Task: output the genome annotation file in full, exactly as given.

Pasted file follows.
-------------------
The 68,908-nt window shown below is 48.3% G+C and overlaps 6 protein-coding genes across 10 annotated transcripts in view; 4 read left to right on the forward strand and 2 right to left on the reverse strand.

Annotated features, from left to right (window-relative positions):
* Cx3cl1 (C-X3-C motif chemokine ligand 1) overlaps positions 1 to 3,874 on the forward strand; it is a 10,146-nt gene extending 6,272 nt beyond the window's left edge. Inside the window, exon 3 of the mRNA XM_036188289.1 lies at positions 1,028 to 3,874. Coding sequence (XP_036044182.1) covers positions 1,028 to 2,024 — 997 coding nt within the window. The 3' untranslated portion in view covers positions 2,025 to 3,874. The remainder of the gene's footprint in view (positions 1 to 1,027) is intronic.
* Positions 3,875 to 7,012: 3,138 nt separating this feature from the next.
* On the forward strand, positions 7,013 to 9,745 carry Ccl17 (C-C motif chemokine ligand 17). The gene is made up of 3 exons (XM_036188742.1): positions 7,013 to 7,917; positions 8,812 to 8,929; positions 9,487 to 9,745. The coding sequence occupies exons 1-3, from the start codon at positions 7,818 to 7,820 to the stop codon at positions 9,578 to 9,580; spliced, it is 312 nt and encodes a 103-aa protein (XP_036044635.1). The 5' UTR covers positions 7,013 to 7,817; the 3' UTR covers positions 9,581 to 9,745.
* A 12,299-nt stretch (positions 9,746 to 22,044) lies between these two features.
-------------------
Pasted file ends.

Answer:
The 68,908-nt window shown below is 48.3% G+C and overlaps 6 protein-coding genes across 10 annotated transcripts in view; 4 read left to right on the forward strand and 2 right to left on the reverse strand.

Annotated features, from left to right (window-relative positions):
* Cx3cl1 (C-X3-C motif chemokine ligand 1) overlaps positions 1 to 3,874 on the forward strand; it is a 10,146-nt gene extending 6,272 nt beyond the window's left edge. Inside the window, exon 3 of the mRNA XM_036188289.1 lies at positions 1,028 to 3,874. Coding sequence (XP_036044182.1) covers positions 1,028 to 2,024 — 997 coding nt within the window. The 3' untranslated portion in view covers positions 2,025 to 3,874. The remainder of the gene's footprint in view (positions 1 to 1,027) is intronic.
* Positions 3,875 to 7,012: 3,138 nt separating this feature from the next.
* On the forward strand, positions 7,013 to 9,745 carry Ccl17 (C-C motif chemokine ligand 17). The gene is made up of 3 exons (XM_036188742.1): positions 7,013 to 7,917; positions 8,812 to 8,929; positions 9,487 to 9,745. The coding sequence occupies exons 1-3, from the start codon at positions 7,818 to 7,820 to the stop codon at positions 9,578 to 9,580; spliced, it is 312 nt and encodes a 103-aa protein (XP_036044635.1). The 5' UTR covers positions 7,013 to 7,817; the 3' UTR covers positions 9,581 to 9,745.
* A 12,299-nt stretch (positions 9,746 to 22,044) lies between these two features.